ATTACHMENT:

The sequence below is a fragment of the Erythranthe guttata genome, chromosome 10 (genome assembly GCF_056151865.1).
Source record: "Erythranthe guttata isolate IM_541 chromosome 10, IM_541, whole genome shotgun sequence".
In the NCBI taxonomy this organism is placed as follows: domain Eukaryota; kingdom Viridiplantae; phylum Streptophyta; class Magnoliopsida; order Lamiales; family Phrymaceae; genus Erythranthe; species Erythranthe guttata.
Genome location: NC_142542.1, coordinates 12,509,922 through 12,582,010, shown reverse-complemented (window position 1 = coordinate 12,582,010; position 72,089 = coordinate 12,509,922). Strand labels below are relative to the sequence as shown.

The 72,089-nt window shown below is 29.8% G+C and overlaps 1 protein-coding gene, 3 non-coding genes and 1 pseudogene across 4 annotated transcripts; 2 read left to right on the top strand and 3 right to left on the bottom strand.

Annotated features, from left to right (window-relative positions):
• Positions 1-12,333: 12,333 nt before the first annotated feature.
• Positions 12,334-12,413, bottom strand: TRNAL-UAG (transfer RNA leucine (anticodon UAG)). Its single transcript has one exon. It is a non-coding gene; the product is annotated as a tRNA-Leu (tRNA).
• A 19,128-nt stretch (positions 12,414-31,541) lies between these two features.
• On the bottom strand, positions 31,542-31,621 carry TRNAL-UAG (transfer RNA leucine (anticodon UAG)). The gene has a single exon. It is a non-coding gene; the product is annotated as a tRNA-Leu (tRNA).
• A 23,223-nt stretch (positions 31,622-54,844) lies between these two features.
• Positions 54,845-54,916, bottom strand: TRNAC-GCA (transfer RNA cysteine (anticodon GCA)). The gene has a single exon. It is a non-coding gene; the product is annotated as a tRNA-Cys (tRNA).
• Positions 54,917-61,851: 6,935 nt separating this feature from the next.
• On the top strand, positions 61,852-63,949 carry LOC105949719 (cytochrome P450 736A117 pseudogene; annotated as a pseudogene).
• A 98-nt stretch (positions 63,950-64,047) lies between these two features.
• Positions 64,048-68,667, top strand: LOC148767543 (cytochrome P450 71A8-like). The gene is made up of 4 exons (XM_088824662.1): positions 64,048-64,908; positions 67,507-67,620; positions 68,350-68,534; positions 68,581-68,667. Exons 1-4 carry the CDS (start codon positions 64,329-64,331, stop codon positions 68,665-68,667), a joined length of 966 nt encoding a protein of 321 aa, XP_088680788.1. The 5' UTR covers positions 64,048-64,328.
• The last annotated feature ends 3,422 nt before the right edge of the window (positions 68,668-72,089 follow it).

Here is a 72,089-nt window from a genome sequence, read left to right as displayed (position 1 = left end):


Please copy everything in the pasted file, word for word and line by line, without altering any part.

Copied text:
The sequence below is a fragment of the Erythranthe guttata genome, chromosome 10 (genome assembly GCF_056151865.1).
Source record: "Erythranthe guttata isolate IM_541 chromosome 10, IM_541, whole genome shotgun sequence".
In the NCBI taxonomy this organism is placed as follows: domain Eukaryota; kingdom Viridiplantae; phylum Streptophyta; class Magnoliopsida; order Lamiales; family Phrymaceae; genus Erythranthe; species Erythranthe guttata.
Genome location: NC_142542.1, coordinates 12,509,922 through 12,582,010, shown reverse-complemented (window position 1 = coordinate 12,582,010; position 72,089 = coordinate 12,509,922). Strand labels below are relative to the sequence as shown.

The 72,089-nt window shown below is 29.8% G+C and overlaps 1 protein-coding gene, 3 non-coding genes and 1 pseudogene across 4 annotated transcripts; 2 read left to right on the top strand and 3 right to left on the bottom strand.

Annotated features, from left to right (window-relative positions):
• Positions 1-12,333: 12,333 nt before the first annotated feature.
• Positions 12,334-12,413, bottom strand: TRNAL-UAG (transfer RNA leucine (anticodon UAG)). Its single transcript has one exon. It is a non-coding gene; the product is annotated as a tRNA-Leu (tRNA).
• A 19,128-nt stretch (positions 12,414-31,541) lies between these two features.
• On the bottom strand, positions 31,542-31,621 carry TRNAL-UAG (transfer RNA leucine (anticodon UAG)). The gene has a single exon. It is a non-coding gene; the product is annotated as a tRNA-Leu (tRNA).
• A 23,223-nt stretch (positions 31,622-54,844) lies between these two features.
• Positions 54,845-54,916, bottom strand: TRNAC-GCA (transfer RNA cysteine (anticodon GCA)). The gene has a single exon. It is a non-coding gene; the product is annotated as a tRNA-Cys (tRNA).
• Positions 54,917-61,851: 6,935 nt separating this feature from the next.
• On the top strand, positions 61,852-63,949 carry LOC105949719 (cytochrome P450 736A117 pseudogene; annotated as a pseudogene).
• A 98-nt stretch (positions 63,950-64,047) lies between these two features.
• Positions 64,048-68,667, top strand: LOC148767543 (cytochrome P450 71A8-like). The gene is made up of 4 exons (XM_088824662.1): positions 64,048-64,908; positions 67,507-67,620; positions 68,350-68,534; positions 68,581-68,667. Exons 1-4 carry the CDS (start codon positions 64,329-64,331, stop codon positions 68,665-68,667), a joined length of 966 nt encoding a protein of 321 aa, XP_088680788.1. The 5' UTR covers positions 64,048-64,328.
• The last annotated feature ends 3,422 nt before the right edge of the window (positions 68,668-72,089 follow it).

Here is a 72,089-nt window from a genome sequence, read left to right as displayed (position 1 = left end):